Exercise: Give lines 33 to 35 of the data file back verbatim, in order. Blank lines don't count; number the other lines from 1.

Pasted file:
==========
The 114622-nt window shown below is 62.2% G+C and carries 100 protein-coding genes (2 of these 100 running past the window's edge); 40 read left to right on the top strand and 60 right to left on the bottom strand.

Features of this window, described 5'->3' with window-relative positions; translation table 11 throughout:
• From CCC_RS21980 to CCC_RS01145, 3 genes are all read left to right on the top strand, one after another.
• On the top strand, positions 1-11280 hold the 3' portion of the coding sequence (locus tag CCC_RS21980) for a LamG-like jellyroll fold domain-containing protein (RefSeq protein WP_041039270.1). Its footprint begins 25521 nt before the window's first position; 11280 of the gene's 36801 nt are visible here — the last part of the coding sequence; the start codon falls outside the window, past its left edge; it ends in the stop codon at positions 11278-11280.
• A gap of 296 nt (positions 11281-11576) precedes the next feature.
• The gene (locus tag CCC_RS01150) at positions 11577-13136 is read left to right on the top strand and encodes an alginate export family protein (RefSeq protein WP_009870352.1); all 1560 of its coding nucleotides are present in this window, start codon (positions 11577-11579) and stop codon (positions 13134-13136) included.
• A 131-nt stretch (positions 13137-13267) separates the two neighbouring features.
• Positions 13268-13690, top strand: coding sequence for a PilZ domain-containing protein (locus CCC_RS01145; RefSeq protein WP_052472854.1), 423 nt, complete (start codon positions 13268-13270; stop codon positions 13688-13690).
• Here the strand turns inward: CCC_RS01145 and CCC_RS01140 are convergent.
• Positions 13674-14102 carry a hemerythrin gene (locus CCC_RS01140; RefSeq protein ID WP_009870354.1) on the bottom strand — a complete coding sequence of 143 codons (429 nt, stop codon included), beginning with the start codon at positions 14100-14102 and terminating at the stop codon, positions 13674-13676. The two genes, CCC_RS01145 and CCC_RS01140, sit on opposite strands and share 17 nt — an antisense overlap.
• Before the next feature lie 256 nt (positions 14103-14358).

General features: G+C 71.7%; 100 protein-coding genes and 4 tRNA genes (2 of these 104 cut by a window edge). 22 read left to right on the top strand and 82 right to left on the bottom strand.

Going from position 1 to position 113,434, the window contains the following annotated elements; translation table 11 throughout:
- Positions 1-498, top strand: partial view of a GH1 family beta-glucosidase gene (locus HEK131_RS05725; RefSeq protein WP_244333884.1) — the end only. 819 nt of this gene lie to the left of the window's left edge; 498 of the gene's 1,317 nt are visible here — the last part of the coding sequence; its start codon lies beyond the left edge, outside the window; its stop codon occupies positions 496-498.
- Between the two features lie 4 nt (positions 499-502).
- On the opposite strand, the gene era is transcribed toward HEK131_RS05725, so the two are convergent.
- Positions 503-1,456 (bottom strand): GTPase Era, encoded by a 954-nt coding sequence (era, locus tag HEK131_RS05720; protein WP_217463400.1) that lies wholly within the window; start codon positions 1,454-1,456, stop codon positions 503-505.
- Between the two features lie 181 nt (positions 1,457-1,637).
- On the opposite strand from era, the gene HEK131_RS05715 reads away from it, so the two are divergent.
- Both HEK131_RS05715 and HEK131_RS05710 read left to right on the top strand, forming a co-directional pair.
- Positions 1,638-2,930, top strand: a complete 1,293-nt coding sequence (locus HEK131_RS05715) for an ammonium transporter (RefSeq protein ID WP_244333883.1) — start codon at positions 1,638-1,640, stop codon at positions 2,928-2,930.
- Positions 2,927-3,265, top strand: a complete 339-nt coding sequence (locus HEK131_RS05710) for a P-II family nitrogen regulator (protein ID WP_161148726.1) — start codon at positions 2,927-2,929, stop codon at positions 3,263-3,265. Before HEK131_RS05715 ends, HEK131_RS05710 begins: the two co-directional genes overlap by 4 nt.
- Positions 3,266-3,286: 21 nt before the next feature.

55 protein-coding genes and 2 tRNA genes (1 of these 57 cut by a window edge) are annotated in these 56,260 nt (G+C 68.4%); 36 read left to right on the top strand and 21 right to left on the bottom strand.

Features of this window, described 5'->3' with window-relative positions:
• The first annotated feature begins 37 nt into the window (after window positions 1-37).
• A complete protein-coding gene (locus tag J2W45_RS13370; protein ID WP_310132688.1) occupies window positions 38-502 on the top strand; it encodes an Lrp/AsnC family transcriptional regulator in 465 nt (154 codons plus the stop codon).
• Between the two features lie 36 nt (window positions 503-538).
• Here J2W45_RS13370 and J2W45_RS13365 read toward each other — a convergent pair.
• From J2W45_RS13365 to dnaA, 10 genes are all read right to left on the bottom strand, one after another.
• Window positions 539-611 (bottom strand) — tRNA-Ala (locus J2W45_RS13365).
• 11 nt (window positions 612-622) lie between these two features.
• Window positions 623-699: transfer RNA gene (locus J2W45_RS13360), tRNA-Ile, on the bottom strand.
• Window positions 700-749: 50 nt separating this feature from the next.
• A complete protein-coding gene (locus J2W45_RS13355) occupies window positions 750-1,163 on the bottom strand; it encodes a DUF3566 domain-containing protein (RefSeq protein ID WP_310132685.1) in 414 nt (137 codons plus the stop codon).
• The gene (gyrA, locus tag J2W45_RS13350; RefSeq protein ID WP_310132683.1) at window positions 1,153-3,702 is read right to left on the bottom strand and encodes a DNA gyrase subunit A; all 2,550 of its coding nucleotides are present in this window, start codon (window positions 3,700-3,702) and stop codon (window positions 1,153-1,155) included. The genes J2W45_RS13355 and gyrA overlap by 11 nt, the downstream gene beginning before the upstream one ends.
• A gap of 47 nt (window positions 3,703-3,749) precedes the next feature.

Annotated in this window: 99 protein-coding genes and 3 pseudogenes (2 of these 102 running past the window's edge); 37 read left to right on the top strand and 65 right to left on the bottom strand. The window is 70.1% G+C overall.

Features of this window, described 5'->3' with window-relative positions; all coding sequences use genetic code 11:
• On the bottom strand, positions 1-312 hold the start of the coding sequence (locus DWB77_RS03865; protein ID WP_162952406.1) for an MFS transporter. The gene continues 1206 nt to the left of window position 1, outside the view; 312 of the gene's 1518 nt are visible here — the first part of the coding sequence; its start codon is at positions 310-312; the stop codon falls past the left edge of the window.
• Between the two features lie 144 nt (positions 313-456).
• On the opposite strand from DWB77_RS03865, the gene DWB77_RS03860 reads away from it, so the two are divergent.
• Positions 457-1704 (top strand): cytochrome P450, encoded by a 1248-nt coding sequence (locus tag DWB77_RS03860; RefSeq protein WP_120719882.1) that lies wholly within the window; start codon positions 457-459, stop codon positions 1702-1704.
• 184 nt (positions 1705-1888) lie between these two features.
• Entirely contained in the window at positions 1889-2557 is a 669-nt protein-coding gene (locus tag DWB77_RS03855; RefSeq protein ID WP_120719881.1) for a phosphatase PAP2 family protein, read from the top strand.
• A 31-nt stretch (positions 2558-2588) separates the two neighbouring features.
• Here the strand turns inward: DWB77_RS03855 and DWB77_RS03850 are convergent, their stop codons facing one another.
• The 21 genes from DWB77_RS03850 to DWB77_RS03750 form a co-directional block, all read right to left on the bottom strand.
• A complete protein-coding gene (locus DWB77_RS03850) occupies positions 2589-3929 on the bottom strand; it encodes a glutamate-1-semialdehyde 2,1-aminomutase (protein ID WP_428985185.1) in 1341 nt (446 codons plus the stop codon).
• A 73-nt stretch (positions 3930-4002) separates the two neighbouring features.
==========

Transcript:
• Window positions 623-699: transfer RNA gene (locus J2W45_RS13360), tRNA-Ile, on the bottom strand.
• Window positions 700-749: 50 nt separating this feature from the next.
• A complete protein-coding gene (locus J2W45_RS13355) occupies window positions 750-1,163 on the bottom strand; it encodes a DUF3566 domain-containing protein (RefSeq protein ID WP_310132685.1) in 414 nt (137 codons plus the stop codon).